Next, install all the required packages onto the new system. Again, here are some example commands based on common package managers:

  • APT - Debian and Ubuntu

    sudo apt install [package-name]
  • DNF - RHEL/CentOS 8, other RHEL 8 derivatives (including AlmaLinux 8 and Rocky Linux 8), and Fedora 22 (and later)

    sudo dnf install [package-name]
  • YUM - RHEL/CentOS 7

    sudo yum install [package-name]

If you are using a different distribution or a different package manager, review the Overview of Package Management in Linux guide, as well as the individual pages for each package manager, to determine how to list currently installed packages.

Copy Data and Configuration Files

Now that all required packages are installed on the new system, you need to copy over your configuration files and application data. The location of this data entirely depends on the applications you are using, the distribution you are running, and the way your system is configured. That said, here are a few common directories where data is stored:

  • Website data: /var/[website], /var/www/[website], /var/www/html
  • User files: ~/, /home/[username]
  • NGINX configuration files: /etc/nginx/
  • APACHE configuration files: /etc/apache2/
  • Let’s Encrypt certificates: /etc/letsencrypt/live/[website]/

These files can be copied over SCP, sFTP, another preferred file transfer utility, or even by using Block Storage Volumes. It’s typically safe to copy the entire directory for websites and applications directly into the new system. For configuration files, however, consider if they already exist on the new server. If they do, you may wish to review each file before overriding them. These files may contain newer best practices or new required parameters. It is often best to import any of your changes into the newer configuration files instead of overriding them.

Before transferring data, you may want to place any applications in a maintenance mode to prevent changes to files or databases. If files do change during the transfer, there may be a chance of corruption or other undesired behavior.

SFTP (SSH File Transfer Protocol)

SFTP is a standard protocol for securely listing, downloading, and uploading files on remote systems. This is a very user-friendly approach to file transfers. Many desktop applications are available and can be used to transfer data between the original Linode and the new Linode. These applications include FileZilla (free, cross-platform), WinSCP (free, Windows-only), Transmit (paid, macOS-only), and Forklift (paid, macOS-only). See our FileZilla guide for more information.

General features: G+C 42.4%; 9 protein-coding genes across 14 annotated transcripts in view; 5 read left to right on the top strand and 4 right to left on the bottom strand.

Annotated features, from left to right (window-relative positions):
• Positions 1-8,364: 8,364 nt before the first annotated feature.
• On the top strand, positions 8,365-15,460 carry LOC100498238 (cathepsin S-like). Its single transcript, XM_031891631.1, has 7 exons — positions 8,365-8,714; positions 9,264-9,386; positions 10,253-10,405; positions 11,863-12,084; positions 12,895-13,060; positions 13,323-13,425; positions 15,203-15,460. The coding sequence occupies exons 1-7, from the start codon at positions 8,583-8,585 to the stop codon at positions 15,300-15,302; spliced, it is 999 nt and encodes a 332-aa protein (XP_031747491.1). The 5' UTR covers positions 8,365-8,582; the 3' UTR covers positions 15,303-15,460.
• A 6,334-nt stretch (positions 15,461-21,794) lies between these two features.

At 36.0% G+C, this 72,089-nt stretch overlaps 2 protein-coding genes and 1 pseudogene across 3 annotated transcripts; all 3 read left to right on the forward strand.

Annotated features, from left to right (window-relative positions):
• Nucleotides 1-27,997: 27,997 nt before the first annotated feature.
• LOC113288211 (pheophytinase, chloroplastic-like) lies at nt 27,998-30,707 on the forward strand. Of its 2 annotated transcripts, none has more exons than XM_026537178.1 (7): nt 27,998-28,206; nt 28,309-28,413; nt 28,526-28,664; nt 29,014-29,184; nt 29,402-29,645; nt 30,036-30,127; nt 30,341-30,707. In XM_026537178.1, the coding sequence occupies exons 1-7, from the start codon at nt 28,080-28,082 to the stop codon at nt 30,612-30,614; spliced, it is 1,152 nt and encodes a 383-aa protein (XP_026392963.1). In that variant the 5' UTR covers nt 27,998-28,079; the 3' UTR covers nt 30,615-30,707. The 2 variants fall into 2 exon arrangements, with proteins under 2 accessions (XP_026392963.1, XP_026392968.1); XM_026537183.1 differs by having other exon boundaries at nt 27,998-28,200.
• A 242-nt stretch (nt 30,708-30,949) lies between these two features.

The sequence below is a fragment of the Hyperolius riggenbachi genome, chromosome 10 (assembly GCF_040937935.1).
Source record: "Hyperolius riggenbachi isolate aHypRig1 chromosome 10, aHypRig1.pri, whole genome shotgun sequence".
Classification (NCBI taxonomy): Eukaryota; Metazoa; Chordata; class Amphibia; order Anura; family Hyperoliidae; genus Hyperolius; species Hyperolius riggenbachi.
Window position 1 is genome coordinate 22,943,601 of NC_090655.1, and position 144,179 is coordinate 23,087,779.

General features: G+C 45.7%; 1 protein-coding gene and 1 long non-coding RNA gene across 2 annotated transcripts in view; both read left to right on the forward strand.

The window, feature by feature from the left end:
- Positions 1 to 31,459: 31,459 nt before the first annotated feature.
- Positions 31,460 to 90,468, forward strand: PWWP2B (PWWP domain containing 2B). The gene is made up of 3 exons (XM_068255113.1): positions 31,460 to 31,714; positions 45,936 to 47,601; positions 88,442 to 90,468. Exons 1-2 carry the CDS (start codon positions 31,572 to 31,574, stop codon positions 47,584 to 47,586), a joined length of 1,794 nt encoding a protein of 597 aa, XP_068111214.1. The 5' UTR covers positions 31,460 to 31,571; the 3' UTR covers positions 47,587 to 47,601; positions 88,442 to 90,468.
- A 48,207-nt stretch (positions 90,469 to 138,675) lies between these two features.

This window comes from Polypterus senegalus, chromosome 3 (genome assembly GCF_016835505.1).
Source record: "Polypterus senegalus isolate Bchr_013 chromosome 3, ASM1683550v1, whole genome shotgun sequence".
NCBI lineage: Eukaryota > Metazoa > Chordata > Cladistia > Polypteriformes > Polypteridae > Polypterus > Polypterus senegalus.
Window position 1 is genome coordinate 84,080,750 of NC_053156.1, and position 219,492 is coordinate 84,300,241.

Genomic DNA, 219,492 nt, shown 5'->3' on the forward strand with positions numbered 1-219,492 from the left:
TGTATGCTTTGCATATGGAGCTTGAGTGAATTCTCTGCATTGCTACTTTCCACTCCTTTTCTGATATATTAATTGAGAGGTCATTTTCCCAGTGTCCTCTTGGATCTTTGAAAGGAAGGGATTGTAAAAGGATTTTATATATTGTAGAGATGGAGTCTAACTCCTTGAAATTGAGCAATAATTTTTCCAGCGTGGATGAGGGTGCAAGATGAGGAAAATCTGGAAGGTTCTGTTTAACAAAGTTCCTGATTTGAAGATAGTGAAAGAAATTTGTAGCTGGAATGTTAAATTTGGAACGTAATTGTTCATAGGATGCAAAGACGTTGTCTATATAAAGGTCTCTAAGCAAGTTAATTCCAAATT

SCP (Secure Copy Protocol)

SCP is a common file transfer command line tool available on most macOS and Linux systems, including WSL on Windows 10. Review the Download Files from Your Linode > Secure Copy Protocol (SCP) guide for more details.

Copy any Databases

Databases can be copied in much the same way as files. The major difference is that most databases first require a database dump, which writes all of the data stored within the database to a backup file. This database backup file can then be copied to the new system and used to restored the data.

Transfer IPv4 Addresses

After you’ve configuring the new Linode, copied over the data, and have performed any tests needed to ensure the system is working as expected, you are just about ready to start using the new system. To make the switch over quick and relatively seamless, you can retain the IPv4 addresses from your original Linode by transferring them to your new Linode. To do this, follow the instructions within Remote Access > Transferring IP Addresses

The Transfer IP functionality only works with IPv4 addresses and cannot transfer IPv6 addresses. If any of your systems, applications, or tools reference the IPv6 address of your original Linode, you will need to update those references with the new IPv6 address. Commonly, this means modifying the AAAA DNS records on your domain(s).

Start Using the New Linode

Once you’ve transferred the IP address and/or adjusted any necessary DNS records (or other systems), you can reboot the new Linode. After the Linode has fully powered back on, verify that all of your applications and websites are working as expected. You can delete the original Linode once you’re comfortable that it is no longer needed.

If you notice any issues, you may want to consider transferring the IPv4 addresses back to the original Linode rather than attempting to troubleshoot the issue while your applications are using the new Linode. This should avoid further disruption and allow you to thoroughly investigate any issues with the new system.